Thirsting for consistent hydration guidelines (The Times of Northwest Indiana)

After a summer without a string of 90-degree days, the first week in September will bring us precisely that from today through Thursday. Friday is supposed to be a shade cooler but still in the upper 80s.

Fortunately, four weeks into the fall sports season in Indiana (three in Illinois), the typical athlete should be heat acclimated. Still, in cross-country, football and soccer over the next few days, exertional heat illness (EHI) will be a legitimate concern. Consequently, athletic trainers and coaches will be pushing the fluids.

For the most part, that is exactly what they should be doing. Regrettably, though, more than a few of those charged with the care of our young — and not-so-young — athletes may now be plagued by some doubts. This is the result of a consensus statement regarding hydration published in the British Journal of Sports Medicine on July 30 — and featured in The New York Times last week.

According to NYT writer Gretchen Reynolds, “Dehydration during sports is rarely if ever dangerous, but overhydration is.”

Therefore, the BJSM article recommends drinking only enough to satisfy one’s thirst.

The scientific name for overhydration is Hyponatremia. Translation? Not enough (hypo) salt or sodium (Na+) in the bloodstream.

The BJSM article reports that the condition has been a traditional concern in endurance sports and military training. However, it cites three fatal cases in American football that occurred between 2008 and 2014. One in particular involved a Georgia high schooler who, suffering from muscle cramps, apparently ingested four gallons of water and Gatorade during practice. Shortly after arriving home, he collapsed and several days later, died.

Keep in mind that four gallons of fluid weigh 32 pounds.

Doug Casa, PhD, ATC, the director of the Korey Stringer Institute at the University of Connecticut, is the lead author of several position and consensus statements regarding EHI by the National Athletic Trainers’ Association. “The information (in the BJSM article) is good for the recreational athlete but not for the serious athlete,” he said.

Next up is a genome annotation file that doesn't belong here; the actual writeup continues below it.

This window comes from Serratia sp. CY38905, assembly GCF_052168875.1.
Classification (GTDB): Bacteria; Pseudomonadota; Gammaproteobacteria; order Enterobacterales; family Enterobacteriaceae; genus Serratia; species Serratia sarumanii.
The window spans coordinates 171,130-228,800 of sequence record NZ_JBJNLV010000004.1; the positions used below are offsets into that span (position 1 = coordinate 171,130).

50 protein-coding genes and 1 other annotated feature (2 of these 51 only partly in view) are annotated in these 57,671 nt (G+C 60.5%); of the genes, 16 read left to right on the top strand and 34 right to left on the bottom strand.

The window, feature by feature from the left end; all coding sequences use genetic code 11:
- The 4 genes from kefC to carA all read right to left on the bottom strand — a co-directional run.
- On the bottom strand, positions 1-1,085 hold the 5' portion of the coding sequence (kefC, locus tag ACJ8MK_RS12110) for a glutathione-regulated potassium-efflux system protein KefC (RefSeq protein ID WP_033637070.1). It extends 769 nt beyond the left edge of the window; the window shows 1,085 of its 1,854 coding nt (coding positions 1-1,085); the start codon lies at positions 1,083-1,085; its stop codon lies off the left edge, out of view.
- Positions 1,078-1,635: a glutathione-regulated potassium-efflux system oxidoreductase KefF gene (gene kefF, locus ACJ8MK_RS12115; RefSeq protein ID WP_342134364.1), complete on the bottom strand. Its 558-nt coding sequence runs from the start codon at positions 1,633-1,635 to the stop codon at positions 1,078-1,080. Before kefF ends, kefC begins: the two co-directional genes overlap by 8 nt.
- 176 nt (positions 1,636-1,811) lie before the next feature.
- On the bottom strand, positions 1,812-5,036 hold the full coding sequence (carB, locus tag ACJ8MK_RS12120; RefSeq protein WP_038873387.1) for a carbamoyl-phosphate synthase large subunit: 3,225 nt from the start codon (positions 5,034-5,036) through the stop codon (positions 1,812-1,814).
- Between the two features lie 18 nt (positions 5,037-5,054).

As an example, he cited the typical football lineman who will experience a net loss of five liters (10 pounds) during a hot practice. “If he comes in at the end of practice and chugs an ice cold liter, he won’t be thirsty again for at least another hour. Thirst is not going to take (him) back to normal hydration.”

As for the assertion that dehydration has little to do with overheating, Casa replied, “During exercise in the heat, body temperature goes up a 1/2 degree Fahrenheit for every 1 percent loss in body weight. Hydration can be very protective.”

Beyond statistics, Casa has plenty of practical experience, “I’ve treated 215 cases of heat stroke in my career and nearly all of them were dehydrated.”

The key is knowing one’s sweat rate. That is why football players are expected to weigh in and weigh out of each practice. The athlete who has gained weight during a practice or game has been drinking too much. The more typical athlete, who has lost weight, needs to replace it with fluids and food.

If for no other reason, fluids should be pushed in the heat to enhance level of play. The data is even acknowledged in the BJSM article; a 3 percent drop in body weight (six pounds in a 200-pounder) will lead to a 10-15 percent drop in performance.


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